Friday, December 26, 2008
More Christmas Dim Sum! A soft, slightly sweet bun stuffed with chicken curry. A delightful, delicious surprise inside an already tasty bun.
I love these. Baked hum bao (baked buns) are the first Dim Sum that I tried. I fell in love immediately. Soft, sweet bun willed with delicious Chinese goodness.
This is the food that eventually led me to loving Dim Sum and Chinese food in general. When finding good sources of these delicious culinary treasure boxes, I ran into many other Chinese delicacies.
This recipe is from a book that's currently in print, so exact ingredients and quantities are again left out. This is from Dim Sum: The Art of Chinese Tea Lunch by Ellen Leong Blonder. This is a great cookbook. Definitely recommended
I thoroughly diced some boneless, skinless chicken breast.
Then, I put the chicken into a frying pan for pre-cooking. Baking these is like cooking pizza ... the meat needs to be cooked before going into the oven. The bun don't spend enough time in the oven to cook the meat properly.
Like the spatula? I love my silicon spatulas. Solid, single-piece ... can take really high temperatures. They don't get hot, either. A very cheap luxury. Highly recommended!
I sliced (and later diced) some carrots and onions. The purple circles on the left are slices of a local onion. They're quite small. And, as you can see, the local carrots are quite large.
Diced onion, crushed garlic, and diced carrots go into the frying pan for some softening. Oh, the smell was fantastic.
Here's the rest of the ingredients for the filling. Some peas, curry powder (of course), salt, and a few other spices.
I tossed everything into the bowl and mixed thoroughly.
I didn't need this for a few days. So, I put it into a zip-top bag for storage in the freezer.
I used to use tape on the bags to label them. Now, I just use a permanent marker to write directly on the bag. Works great.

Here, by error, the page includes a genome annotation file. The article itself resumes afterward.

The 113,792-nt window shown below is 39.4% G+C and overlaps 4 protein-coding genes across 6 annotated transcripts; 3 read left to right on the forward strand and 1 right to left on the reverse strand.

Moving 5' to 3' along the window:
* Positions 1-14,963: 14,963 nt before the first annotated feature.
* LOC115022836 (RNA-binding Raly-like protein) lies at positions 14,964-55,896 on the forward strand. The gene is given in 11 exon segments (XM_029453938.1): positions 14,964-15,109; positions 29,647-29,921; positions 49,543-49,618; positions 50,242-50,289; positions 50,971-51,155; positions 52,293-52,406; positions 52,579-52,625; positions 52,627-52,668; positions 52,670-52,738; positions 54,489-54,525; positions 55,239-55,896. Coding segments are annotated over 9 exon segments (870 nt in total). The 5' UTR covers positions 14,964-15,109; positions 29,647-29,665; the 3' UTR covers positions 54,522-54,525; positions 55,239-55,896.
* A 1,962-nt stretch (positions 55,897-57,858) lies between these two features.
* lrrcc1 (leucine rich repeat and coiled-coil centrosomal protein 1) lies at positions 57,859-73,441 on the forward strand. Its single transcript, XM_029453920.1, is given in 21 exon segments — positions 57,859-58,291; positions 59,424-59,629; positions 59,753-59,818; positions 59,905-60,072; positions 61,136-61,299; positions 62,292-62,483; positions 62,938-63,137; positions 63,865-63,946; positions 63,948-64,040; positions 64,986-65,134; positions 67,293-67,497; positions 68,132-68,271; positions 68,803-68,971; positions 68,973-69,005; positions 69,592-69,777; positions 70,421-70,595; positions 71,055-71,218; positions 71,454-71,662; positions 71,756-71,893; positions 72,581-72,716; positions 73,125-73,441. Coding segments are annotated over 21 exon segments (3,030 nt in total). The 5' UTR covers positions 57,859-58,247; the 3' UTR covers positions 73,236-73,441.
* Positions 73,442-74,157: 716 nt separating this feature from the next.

It's now a couple days later and I'm ready to make the buns. The dough starts out like any decent, soft, heavenly bread with some shortening and flour. I used a pastry cutter to cut the shortening into the flour.
After cutting in the shortening, I added the rest of the ingredients to the dough ... a little sugar, salt, yeast, all the usual suspects. I'm not a fan of kneading bread by hand, so into my mixer it went. 10 minutes of thrashing by my well-used bread hook.
Like all breads, this one needed to rise. About an hour until the dough doubled. Your results may vary as room temperature here is fairly warm (80F / 27C).
I rolled out the dough into a rectangle. About twelve inches by nine inches.
I divided the dough into twenty four little pieces. I sliced it into approximately three inch square pieces. That yielded a dozen pieces. Then, I cut each piece in half.
I formed each piece into a small circle. The edges of the circle I made thinner than the center. The edges will form the bottom of the bun. If the edges are the same thickness as the center, the filling in the finished bun will be sitting atop a large piece of dough.
For each little bun, I put a heaping spoonful of filling in the center.
I folded two edges over the filling and pinched.
I folded the other two edges over the center and pinched.
I brought the four corners into the center and pinched to seal everything.
Finally, I twisted the center to seal completely. Sorry about the fuzzy photo. I only noticed that it was fuzzy only long after I finished.
Twisting the bottom ensures that the contents are sealed. It also creates some tension on the top of the bun. This helps makes the top smoother.
I turned over each bun and placed it onto a piece of parchment on a baking sheet.
I brushed each bun with an egg wash. Then, into the oven for about 20 minutes.
Just look at those beauties as they came out of the oven!
Here are the buns as they were packed. Look at the golden tops, the shine. The promise of good things to come upon biting into them.
I was so happy when these came out of the oven. Look at the golden tops. The bread was soft and sweet. Just like I remembered.
Primary Test Group: Delicious kuya! Marasa!
Test Group Rotary: Eaten quickly and heartily. Many questions about how it's made. Requests to make again.
These turned out very well. Unfortunately, they were a bit small. Next time, I'll make a dozen buns from the recipe and not two dozen.
The fillings for these are quite varied. Most savory, some sweet. One can also steam these.
Personally, I want to fill them with BBQ pork. So very, very good.
I love these. Most people love these. I'll make them over and over. I recommend that everyone try!
If you don't make them, at least go to your local decent Dim Sum restaurant or Chinese bakery and get some hum bao. If you're new to eating these, start with char siu bao (Chinese BBQ pork-filled buns). They're really the best!